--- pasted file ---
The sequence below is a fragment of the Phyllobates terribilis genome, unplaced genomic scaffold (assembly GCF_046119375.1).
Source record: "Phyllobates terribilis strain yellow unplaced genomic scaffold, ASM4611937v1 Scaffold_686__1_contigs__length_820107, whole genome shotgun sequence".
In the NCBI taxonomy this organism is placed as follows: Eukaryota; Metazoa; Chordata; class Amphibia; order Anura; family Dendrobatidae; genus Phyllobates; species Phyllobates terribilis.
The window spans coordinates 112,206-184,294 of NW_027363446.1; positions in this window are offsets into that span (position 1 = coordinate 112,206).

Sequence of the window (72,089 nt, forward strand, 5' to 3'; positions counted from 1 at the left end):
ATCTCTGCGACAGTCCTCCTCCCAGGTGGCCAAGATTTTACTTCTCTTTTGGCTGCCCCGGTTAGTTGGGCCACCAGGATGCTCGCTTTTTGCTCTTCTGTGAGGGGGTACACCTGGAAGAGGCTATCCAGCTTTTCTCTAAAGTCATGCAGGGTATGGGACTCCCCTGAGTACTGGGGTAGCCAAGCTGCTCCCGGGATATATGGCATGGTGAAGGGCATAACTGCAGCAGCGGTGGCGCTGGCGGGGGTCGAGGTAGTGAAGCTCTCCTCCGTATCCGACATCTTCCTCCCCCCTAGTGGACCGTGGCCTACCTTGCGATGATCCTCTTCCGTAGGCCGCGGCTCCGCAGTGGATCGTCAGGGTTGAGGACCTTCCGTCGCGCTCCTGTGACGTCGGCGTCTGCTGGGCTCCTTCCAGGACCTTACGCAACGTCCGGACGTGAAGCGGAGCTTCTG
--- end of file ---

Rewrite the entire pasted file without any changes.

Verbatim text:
The sequence below is a fragment of the Phyllobates terribilis genome, unplaced genomic scaffold (assembly GCF_046119375.1).
Source record: "Phyllobates terribilis strain yellow unplaced genomic scaffold, ASM4611937v1 Scaffold_686__1_contigs__length_820107, whole genome shotgun sequence".
In the NCBI taxonomy this organism is placed as follows: Eukaryota; Metazoa; Chordata; class Amphibia; order Anura; family Dendrobatidae; genus Phyllobates; species Phyllobates terribilis.
The window spans coordinates 112,206-184,294 of NW_027363446.1; positions in this window are offsets into that span (position 1 = coordinate 112,206).

Sequence of the window (72,089 nt, forward strand, 5' to 3'; positions counted from 1 at the left end):
ATCTCTGCGACAGTCCTCCTCCCAGGTGGCCAAGATTTTACTTCTCTTTTGGCTGCCCCGGTTAGTTGGGCCACCAGGATGCTCGCTTTTTGCTCTTCTGTGAGGGGGTACACCTGGAAGAGGCTATCCAGCTTTTCTCTAAAGTCATGCAGGGTATGGGACTCCCCTGAGTACTGGGGTAGCCAAGCTGCTCCCGGGATATATGGCATGGTGAAGGGCATAACTGCAGCAGCGGTGGCGCTGGCGGGGGTCGAGGTAGTGAAGCTCTCCTCCGTATCCGACATCTTCCTCCCCCCTAGTGGACCGTGGCCTACCTTGCGATGATCCTCTTCCGTAGGCCGCGGCTCCGCAGTGGATCGTCAGGGTTGAGGACCTTCCGTCGCGCTCCTGTGACGTCGGCGTCTGCTGGGCTCCTTCCAGGACCTTACGCAACGTCCGGACGTGAAGCGGAGCTTCTG